Play Your Almanac Cards Right

Almanac 2014It’s the Almanac time of year again, and we’re getting ready for the launch of the latest edition tomorrow. The Almanac (the UK Civil Society Almanac 2014 to give it its full title) is NCVO’s flagship publication showing the size and scope of the voluntary sector in the UK.

There’s lots of interesting findings this year, which you’ll hear more about tomorrow. As usual we’ve got something extra for our members. Members receive a free copy of the Almanac (a free download of the PDF for community members), and this year we’ll have an exclusive guide for members on how to use the Almanac to help your work.

Tomorrow we’ll be talking about the findings, and analysing the implications for the sector. But I thought we could have a little fun before the serious work tomorrow. In a tribute to Brucie’s “Play Your Cards Right”, I’ve put together five stats below from the year before the one covered in this year’s Almanac. What you need to do is work out whether you think the equivalent number in the new Almanac (which mostly covers the 2011/12 financial year) is higher or lower.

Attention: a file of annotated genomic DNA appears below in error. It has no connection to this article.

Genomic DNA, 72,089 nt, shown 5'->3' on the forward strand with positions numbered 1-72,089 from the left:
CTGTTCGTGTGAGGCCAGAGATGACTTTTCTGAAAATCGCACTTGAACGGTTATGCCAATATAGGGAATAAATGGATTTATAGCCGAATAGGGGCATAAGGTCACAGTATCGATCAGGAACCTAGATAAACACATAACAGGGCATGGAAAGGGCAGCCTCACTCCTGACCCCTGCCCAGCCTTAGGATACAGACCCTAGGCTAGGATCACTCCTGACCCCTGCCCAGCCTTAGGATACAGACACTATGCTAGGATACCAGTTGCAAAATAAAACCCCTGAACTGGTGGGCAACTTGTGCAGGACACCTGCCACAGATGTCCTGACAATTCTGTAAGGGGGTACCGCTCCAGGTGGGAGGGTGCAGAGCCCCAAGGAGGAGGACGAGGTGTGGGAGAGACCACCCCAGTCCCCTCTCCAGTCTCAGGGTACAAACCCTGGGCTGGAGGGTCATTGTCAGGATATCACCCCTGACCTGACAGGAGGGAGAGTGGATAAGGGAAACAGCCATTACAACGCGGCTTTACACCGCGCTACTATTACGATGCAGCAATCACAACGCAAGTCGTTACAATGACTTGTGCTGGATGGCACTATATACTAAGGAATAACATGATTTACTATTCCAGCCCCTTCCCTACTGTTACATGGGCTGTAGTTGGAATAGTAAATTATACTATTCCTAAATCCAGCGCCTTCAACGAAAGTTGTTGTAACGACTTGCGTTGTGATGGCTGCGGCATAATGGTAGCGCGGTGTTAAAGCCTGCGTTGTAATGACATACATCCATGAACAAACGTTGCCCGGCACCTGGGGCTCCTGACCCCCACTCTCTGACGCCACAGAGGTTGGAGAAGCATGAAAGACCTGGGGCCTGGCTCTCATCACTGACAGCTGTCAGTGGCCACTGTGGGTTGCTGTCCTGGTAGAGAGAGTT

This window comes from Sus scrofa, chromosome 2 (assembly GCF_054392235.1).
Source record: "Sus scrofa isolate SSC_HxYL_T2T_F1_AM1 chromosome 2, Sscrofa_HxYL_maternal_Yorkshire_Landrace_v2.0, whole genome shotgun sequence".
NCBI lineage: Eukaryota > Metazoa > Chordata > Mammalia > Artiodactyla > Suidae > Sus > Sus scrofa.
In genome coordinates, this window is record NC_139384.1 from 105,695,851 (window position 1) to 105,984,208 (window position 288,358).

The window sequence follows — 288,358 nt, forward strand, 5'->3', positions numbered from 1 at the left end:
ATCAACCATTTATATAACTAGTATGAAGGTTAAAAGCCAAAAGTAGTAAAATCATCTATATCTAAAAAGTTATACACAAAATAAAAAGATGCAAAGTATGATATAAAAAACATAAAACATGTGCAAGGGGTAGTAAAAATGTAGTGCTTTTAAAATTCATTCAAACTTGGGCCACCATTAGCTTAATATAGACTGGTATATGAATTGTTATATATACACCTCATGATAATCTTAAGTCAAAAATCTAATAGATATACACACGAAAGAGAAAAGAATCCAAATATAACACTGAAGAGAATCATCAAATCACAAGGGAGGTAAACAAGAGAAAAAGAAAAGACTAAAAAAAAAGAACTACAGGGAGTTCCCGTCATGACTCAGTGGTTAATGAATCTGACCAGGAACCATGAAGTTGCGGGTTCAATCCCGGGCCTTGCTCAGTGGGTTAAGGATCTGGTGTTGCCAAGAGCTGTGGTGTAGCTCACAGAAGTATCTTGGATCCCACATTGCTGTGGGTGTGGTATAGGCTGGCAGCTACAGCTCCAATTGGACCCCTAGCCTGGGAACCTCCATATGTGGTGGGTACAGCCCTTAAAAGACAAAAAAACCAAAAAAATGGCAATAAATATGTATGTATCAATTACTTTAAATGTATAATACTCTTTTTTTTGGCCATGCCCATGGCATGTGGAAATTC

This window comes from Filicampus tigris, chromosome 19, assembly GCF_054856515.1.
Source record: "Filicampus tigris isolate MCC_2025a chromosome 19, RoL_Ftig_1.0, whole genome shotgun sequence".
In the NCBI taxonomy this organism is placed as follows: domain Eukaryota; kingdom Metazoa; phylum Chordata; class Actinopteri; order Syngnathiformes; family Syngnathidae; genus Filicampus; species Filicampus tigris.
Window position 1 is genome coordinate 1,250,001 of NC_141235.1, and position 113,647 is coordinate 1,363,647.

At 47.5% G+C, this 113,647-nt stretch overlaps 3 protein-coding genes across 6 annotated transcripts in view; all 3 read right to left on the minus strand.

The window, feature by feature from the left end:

Let us know in the comments, or using #ncvoalmanac, what you think the changes in this years Almanac will show.

732,000 paid staff in 2011

Slide1

£15.0 billion income from government in 2010/11

Slide2

25% of adults volunteer once a month in 2010/11

Slide3

£50.8 billion reserves in 2010/11

Slide4

£4.8 billion grants made in 2010/11

Slide5

Note

A quick note on the data used here: those of you who know the Almanac off by heart will see that the financial numbers I’ve used here are different to those we published in the last Almanac. There’s a couple of reasons for this. Firstly I’ve used figures adjusted to 2011/12 prices so you can make real terms comparisons for your higher/lower judgement, and secondly because we do make some small adjustments to previous years data in the Almanac on the basis of new data that we’ve received.
Playing card picture via Mark Anderson on Flickr

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David Kane David Kane was formerly NCVO’s Senior Research Officer. He discusses open data and emerging trends in the voluntary and community sector and wider civil society.

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